by Richard Ebbs
For this one lying on the floor is actually best. Please try not to fall asleep though! Put your palms down on the floor by your sides. Your feet should be just a few inches apart.
OK. Now just lie still for a few seconds. Let your thoughts gradually quieten down. Without any force at all let your breathing become naturally deep and regular. Now feel the weight of your body on the floor.
Now we're going to very quickly just 'name' some parts of the body in turn. Centre your consciousness briefly on each of these parts as you name them to yourself. Toes, feet, ankles, calves, knees, thoughs, groin, midriff, chest, shoulders, hands, arms, neck and head. Be aware of any areas where there is particular tension. OK? Now I'll just explain the next bit before we do it.
What we're going to do is spend five seconds making our whole bodies as tense as we possibly can. Then we're going to release all of that tension in one go, pushing it out and up and away from us. But before we do this, on the count of three take a long deep breath in. One, two, three -now tense as many muscles in your body as you possibly can, and when I count three push the air in your lungs out at the same time as you let go of every last little bit of that tension. One, two, three -push away the stress!
Now concentrate on your breathing. Breathing in through the nose and out through the nose is best here, but find some other way if that is uncomfortable for you. Let your breaths be deep, and let your mind be still. Just watch the way you take in the air and how it fills your lungs. Hold the air in your lungs for just for a second or two before you breathe out, and wait for just a second or two before you breathe in again. Just watch your breath for thirty seconds or so. If you get distracted or your mind wanders, then gently bring it back.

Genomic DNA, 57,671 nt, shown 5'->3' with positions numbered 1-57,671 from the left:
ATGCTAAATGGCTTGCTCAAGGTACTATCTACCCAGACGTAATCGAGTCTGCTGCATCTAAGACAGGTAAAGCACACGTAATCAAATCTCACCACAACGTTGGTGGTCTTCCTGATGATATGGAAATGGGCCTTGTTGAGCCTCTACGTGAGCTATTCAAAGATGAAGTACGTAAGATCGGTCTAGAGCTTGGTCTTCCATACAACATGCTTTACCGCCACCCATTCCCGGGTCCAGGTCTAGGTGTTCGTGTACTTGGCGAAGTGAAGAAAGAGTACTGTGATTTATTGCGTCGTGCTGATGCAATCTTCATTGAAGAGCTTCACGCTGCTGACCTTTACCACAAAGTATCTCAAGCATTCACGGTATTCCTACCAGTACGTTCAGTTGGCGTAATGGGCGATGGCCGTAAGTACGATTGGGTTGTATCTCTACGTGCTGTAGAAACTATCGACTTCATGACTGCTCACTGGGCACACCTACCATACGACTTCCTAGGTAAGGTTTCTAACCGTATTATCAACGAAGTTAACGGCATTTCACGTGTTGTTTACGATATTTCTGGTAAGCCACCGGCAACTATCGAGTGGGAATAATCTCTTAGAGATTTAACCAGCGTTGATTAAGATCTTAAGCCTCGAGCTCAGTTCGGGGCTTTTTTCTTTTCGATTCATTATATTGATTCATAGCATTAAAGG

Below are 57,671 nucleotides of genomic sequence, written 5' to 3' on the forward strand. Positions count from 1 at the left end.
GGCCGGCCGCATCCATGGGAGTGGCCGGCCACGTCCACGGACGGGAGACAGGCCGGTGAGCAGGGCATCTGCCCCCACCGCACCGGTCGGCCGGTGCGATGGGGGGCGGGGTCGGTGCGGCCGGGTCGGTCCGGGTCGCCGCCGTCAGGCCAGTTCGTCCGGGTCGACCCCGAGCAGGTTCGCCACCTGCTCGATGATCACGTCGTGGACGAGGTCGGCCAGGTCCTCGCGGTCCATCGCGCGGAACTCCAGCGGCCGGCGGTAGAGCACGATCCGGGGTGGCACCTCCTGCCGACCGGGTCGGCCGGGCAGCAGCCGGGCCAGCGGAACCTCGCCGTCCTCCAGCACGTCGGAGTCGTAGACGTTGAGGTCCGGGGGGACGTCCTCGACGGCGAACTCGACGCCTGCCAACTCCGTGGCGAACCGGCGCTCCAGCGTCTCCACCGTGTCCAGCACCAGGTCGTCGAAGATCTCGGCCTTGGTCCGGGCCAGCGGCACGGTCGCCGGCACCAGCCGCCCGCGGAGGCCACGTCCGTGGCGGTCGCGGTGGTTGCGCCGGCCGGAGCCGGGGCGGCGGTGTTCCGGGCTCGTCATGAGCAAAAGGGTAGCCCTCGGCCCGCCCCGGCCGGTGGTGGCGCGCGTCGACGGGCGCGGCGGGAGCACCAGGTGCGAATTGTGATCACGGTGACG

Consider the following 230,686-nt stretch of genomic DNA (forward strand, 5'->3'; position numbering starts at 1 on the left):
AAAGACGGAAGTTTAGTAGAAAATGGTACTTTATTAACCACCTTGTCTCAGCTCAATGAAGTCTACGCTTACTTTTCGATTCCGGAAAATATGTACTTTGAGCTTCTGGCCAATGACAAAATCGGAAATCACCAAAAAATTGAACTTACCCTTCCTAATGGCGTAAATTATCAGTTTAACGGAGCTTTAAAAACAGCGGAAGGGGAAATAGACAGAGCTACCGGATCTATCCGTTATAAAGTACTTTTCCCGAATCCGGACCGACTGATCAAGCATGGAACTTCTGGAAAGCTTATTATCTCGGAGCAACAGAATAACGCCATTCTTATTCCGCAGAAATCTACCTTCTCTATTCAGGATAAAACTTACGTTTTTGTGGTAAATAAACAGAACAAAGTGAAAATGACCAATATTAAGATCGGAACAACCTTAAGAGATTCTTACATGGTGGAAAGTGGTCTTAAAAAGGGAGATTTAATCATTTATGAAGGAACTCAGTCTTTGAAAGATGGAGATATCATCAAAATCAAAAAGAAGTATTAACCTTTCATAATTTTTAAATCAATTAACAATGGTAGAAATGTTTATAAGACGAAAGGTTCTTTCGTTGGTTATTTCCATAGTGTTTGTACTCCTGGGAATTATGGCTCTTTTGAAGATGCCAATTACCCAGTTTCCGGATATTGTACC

Now try and maintain the sense that by letting the body relax, and by allowing the mind to be still, so you are letting all parts of the system become more integrated. By simply being calm, and aware, you are letting bodymind become more balanced. More efficient. More energised. Be calm in this attitude for another minute or so.
Now gradually bring yourself out of the meditation, slowly bringing your attention back to where you are.
Choose a Posture you feel comfortable with.
Then relax the body by concentrating on each part in turn, allowing the stress in that area to fall away.
(See Basic Relaxation). Spend two to five minutes on this.
Then when you're ready concentrate on the breath, and simply watch it come and go.
Allow your breathing to become regular and a little deeper, but don't force anything. Breathing in through the nose and out through the nose is best, although breathing in through the nose and out through the mouth is fine too if this is what you prefer.
If your mind wanders off in any direction, gently bring it back to an awareness of each breath you take.
Spend a few minutes just 'watching' the air going into your nose, and then through the nose or mouth. Try to maintain this simple awareness.
Breath comes in, and breath goes out.
Now let your attention focus on the sensations you can feel at the end of your nose or your lips as the air passes through on it's way in and out. Relax. Simply watch.
When you are ready, come out of the meditation by gradually becoming aware of your surroundings, and open your eyes. Stretch out. If it helps, put your hands on the floor for a short time as a way of 'coming back to earth'.